Ikinari Steak, known for its “stand and eat” culture, is a sensation in Japan, opening 300 locations in just five years. Its concept: cut steaks to the exact size the customer desires, and charge a fair price by weight. Its foundation: top-quality, highly marbled American beef – specifically, the Certified Angus Beef ® brand.

“A lot of people told me that what we wanted to do was crazy,” says Kunio Ichinose, president of Pepper Food Service, which owns the chain. “But even though no one had ever done it before, customers really took to the idea, and we had lines out the door thanks to word of mouth – even before the unique concept was covered by the media.”

Customers can choose either Certified Angus Beef ® brand strip, which they market as “sirloin,” or chuck eye steak, known at Ikinari Steak as a “wild steak.” For the companies bringing the brand to the table in Japan, the decision to feature it was simple.

“I realized that there was a distinction between commodity U.S. beef and the Certified Angus Beef ® brand, and we wanted to introduce our customers to the higher quality it represents,” explains Masaya Shiraishi, assistant general manager of Marubeni Corp., the importer.

Beyond the consistently high quality of the product, however, the Ikinari Steak decision-makers took several other factors into account as they committed to the brand.

“After we saw the investment the brand made in the Japanese market by reopening its Tokyo office in 2015, we visited its headquarters and Culinary Center, where we learned a lot more about the brand, its science-based specifications, and the community behind it,” says Takahiro Makimoto, corporate officer of distributor S Foods Inc.

Ikinari Steak’s formula is a successful one, both across Japan and in its New York City locations (with more slated in the United States). Ichinose notes that many customers visit the chain multiple times per week.

Fueled by this and other successes in the market, the brand recently unveiled its new Japanese website, created in conjunction with the global advertising and marketing agency Dentsu. Rather than a simple translation of the brand’s flagship U.S. site, it was built from the ground up with messaging, images and resources created explicitly to address the specific needs of Japanese foodservice distributors, restaurateurs and consumers.

The brand’s commitment to quality – demonstrated since its start 40 years ago in its product, people and integrity – has elevated it to the top of a competitive and ever-changing global marketplace. It’s a recipe for success that translates in any language and among diverse communities of consumers, both abroad and domestically.

Korean Guests Visit U.S.


Success in Asia was also characterized by explosive sales growth – nearly 70 percent this year – in South Korea, where U.S. beef is prized, and interest in the Certified Angus Beef ® brand is growing rapidly after key decision-makers in the market have learned more about its standards and heritage.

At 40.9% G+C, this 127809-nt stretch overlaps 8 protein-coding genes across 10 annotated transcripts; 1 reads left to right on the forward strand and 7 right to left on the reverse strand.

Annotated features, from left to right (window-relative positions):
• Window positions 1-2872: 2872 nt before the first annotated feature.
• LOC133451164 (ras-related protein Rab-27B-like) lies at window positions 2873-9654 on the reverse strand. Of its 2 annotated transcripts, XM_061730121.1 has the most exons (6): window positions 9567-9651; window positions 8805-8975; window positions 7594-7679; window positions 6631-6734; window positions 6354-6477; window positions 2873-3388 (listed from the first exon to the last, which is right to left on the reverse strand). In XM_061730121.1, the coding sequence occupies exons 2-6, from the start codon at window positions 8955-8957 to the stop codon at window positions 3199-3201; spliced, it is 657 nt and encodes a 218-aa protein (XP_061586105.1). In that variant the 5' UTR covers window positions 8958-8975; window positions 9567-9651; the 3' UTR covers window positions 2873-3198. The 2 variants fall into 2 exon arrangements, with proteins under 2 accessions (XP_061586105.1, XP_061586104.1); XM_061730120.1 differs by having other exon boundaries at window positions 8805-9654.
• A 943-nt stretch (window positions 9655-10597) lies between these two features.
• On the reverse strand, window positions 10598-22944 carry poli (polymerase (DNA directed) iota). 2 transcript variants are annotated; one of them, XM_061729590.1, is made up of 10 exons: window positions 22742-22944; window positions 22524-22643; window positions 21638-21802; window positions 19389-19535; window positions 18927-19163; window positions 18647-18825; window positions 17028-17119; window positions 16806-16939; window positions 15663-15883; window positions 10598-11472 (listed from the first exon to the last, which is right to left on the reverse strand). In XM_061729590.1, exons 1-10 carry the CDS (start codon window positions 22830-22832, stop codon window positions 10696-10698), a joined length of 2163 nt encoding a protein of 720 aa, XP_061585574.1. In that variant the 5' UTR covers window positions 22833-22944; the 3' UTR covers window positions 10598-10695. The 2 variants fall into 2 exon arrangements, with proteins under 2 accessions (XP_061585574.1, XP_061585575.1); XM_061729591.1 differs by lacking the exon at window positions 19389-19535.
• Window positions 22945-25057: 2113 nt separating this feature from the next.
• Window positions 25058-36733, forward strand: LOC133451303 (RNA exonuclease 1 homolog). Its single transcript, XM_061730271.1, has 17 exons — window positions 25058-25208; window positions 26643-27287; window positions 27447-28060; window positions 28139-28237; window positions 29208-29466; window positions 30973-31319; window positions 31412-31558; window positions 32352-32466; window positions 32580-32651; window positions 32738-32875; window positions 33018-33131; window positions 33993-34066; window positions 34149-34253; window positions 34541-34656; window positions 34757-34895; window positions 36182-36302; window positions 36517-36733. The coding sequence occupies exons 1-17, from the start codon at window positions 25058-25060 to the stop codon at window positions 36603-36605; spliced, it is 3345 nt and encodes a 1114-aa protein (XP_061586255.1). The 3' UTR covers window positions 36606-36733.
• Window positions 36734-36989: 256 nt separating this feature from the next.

Nineteen Korean guests, including foodservice distributors and their restaurant customers, spent time last July at the brand’s renowned Culinary Center in Wooster, Ohio, as well as Five Rivers Kuner Feedlot and JBS packing plant, both in Colorado, as part of the brand’s inaugural event geared to the market. They learned everything from alternative beef cuts and fabrication to the brand’s specifications and history. Brand chefs Tony Biggs and Peter Rosenberg presented meals focused on Korean-style flavors and cooking techniques, and attendees even had the opportunity to eat breakfast with an Angus rancher.

The experience made an impact, contributing to that phenomenal growth. South Korea ranks third among all international markets for the brand, which also represents 13% of all U.S. beef imports there.

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While educating customers and consumers about the brand is important, its story must be presented in relevant ways that resonate. Rather than a one-size-fits-all approach, marketing efforts must be customized to meet their needs – and that requires deep insight and understanding of diverse populations.

Ranging from H Mart, the largest Korean retailer featuring the brand across the United States; T&T Supermarket, an Asian-style retailer under the Loblaw group in Canada; Cermak markets catering to Latino customers in the Chicago area, or any number of independent carnecerías in Hispanic communities across the South and Southwestern states, each customer base has different needs.

A traditional American-style strip steak cut 1 ½ inches thick might be an impressive novelty, not a mainstay, for cultures and cuisines that feature beef in different ways: thin-sliced or shaved, enjoyed in a communal setting like shabu-shabu or teppinyaki, or cooked tableside vs. in a restaurant kitchen. Beyond beef lovers who bring an ever-growing range of cultural preferences and traditions to the table, the rise of foodie culture has prompted an even wider community of diners to explore flavorful, authentic, global cuisines.